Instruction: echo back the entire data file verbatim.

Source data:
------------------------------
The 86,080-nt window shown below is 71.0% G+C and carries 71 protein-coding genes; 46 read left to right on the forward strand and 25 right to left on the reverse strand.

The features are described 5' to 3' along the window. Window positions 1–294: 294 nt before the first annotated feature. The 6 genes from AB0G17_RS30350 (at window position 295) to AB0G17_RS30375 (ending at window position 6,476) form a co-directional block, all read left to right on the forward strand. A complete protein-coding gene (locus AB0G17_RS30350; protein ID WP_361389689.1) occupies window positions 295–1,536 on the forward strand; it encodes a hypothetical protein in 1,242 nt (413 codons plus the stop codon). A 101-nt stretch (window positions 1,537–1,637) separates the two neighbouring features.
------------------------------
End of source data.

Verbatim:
The 86,080-nt window shown below is 71.0% G+C and carries 71 protein-coding genes; 46 read left to right on the forward strand and 25 right to left on the reverse strand.

The features are described 5' to 3' along the window. Window positions 1–294: 294 nt before the first annotated feature. The 6 genes from AB0G17_RS30350 (at window position 295) to AB0G17_RS30375 (ending at window position 6,476) form a co-directional block, all read left to right on the forward strand. A complete protein-coding gene (locus AB0G17_RS30350; protein ID WP_361389689.1) occupies window positions 295–1,536 on the forward strand; it encodes a hypothetical protein in 1,242 nt (413 codons plus the stop codon). A 101-nt stretch (window positions 1,537–1,637) separates the two neighbouring features.